The buyouts and acquisitions program had significant positive impacts on local housing markets, businesses, and the job market.
Both buyouts and acquisitions contributed to the recovery of housing markets in surrounding neighborhoods. Property values increased by almost 3.7 percent on average within 1,000 meters of properties that participated in the program, compared to similar areas. The effect of acquisitions was larger and persistent, while the effect of buyouts was smaller and more transitory. Mortgage applications for homes also increased by almost 30 percent in the census tracts that experienced acquisitions and buyouts. In addition, acquisitions stimulated substantially more applications for loans for home improvement and mortgage refinancing.
The program also benefited the growth of local businesses, primarily by helping businesses survive after Hurricane Sandy. Employment opportunities expanded in these areas due to business growth, as well: job growth was 3.7 percent higher in areas with the program, compared to other similar areas.
We find the program to be cost-effective, too. We combined the numbers related to benefits with some existing estimates in a back-of-the-envelope calculation, and our findings suggest that acquisitions yielded $2.88 billion in benefits, while buyouts yielded $2.01 billion in benefits. The benefits of both significantly exceeded their respective costs—the estimated benefit-cost ratio of the overall program was 7.7. While these figures depend on simplified assumptions and should be interpreted as rough estimates, the figures suggest that the program likely generated benefits that were several times larger than the costs of the program.
How did the NY Rising Buyout and Acquisition Program affect the demographics of local populations and local housing markets? How equitable were the outcomes of the program?
The program influenced the demographics of new homebuyers. It attracted relatively more mortgage applications from higher-income households and racial minorities, who more frequently moved into neighborhoods that contained participating properties.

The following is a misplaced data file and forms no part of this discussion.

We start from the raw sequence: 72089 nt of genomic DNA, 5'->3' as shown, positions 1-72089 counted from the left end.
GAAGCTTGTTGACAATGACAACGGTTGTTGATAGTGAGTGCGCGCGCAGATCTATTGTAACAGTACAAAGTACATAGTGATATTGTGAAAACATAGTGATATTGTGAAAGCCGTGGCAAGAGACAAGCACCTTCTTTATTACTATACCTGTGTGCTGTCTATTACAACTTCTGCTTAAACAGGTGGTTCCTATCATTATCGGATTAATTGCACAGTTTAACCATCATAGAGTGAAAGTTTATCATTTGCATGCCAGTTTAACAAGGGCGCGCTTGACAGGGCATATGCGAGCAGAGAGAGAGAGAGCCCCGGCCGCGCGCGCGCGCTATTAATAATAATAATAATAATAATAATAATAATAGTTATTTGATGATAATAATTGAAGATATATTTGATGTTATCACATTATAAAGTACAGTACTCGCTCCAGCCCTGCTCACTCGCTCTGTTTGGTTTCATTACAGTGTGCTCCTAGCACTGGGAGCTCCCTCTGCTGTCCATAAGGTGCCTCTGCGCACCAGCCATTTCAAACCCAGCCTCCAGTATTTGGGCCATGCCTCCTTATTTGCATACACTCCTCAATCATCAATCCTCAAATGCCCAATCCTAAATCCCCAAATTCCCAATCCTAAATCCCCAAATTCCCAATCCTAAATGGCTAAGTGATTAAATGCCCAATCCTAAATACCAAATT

Understanding the equity of the impacts of the program is very important, though this understanding would require information that is beyond the scope of our new paper. Two major considerations can relate to equity: the distribution of direct aid to participating households, and indirect economic benefits.
First, the program provides aid to participating households by purchasing their damaged properties at pre-disaster values. To assess the distribution of such aid, we need to know the demographics of participating households, their need for aid, and the offers made to them by state officials through the program. Overall, we see that participating properties suffered particularly severe damage and were located in neighborhoods that experienced disproportionately large impacts from Hurricane Sandy, which suggests that the program generally focused on recovery. However, we won’t be able to determine whether certain demographic groups are overrepresented or underrepresented, unless we have detailed information on the socioeconomic conditions of participating households.
Second, in terms of the indirect economic benefits, our findings show a mixed picture. On the one hand, census tracts with participating properties are over 85 percent white on average, and new mortgage applicants also tend to have higher incomes, which suggests that these benefits disproportionately accrue to groups that are less socially vulnerable. On the other hand, these census tracts also became more diverse, because a larger share of racial minorities were among the mortgage applicants.